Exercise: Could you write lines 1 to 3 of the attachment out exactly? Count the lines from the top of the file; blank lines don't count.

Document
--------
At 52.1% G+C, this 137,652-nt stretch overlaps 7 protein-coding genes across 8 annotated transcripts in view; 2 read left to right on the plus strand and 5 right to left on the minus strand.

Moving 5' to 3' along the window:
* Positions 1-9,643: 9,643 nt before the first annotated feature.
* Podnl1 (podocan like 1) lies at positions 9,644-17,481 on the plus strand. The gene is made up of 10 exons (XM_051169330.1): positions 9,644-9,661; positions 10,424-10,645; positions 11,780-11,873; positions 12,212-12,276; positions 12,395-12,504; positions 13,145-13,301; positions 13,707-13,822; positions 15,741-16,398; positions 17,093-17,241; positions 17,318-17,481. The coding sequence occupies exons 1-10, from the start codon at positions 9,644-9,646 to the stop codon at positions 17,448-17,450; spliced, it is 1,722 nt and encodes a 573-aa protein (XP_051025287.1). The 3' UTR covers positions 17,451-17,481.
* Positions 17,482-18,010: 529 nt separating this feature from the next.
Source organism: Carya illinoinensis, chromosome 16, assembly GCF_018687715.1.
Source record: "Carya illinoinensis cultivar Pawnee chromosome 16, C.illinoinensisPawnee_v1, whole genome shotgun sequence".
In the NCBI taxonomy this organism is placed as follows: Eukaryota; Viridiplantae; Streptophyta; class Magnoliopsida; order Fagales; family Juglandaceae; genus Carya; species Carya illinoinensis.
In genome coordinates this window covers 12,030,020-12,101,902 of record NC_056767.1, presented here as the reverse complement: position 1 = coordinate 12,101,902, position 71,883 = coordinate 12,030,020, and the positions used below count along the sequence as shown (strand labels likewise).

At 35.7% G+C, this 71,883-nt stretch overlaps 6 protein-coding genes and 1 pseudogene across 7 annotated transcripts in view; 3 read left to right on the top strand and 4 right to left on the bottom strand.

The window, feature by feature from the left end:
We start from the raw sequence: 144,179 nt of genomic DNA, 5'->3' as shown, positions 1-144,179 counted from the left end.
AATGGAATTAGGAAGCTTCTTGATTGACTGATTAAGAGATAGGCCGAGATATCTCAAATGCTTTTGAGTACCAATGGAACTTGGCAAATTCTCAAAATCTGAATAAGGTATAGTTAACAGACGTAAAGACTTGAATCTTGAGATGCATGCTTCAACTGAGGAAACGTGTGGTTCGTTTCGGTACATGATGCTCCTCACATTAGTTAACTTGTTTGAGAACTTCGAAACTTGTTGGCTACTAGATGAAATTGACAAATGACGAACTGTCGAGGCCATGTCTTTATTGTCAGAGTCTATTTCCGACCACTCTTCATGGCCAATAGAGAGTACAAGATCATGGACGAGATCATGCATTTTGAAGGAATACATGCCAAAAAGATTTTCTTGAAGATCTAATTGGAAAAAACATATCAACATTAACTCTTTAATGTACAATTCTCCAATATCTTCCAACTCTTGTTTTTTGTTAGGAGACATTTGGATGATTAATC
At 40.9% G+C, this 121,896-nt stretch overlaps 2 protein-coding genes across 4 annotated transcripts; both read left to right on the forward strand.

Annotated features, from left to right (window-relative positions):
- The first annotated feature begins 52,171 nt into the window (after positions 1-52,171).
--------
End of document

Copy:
At 52.1% G+C, this 137,652-nt stretch overlaps 7 protein-coding genes across 8 annotated transcripts in view; 2 read left to right on the plus strand and 5 right to left on the minus strand.

Moving 5' to 3' along the window:
* Positions 1-9,643: 9,643 nt before the first annotated feature.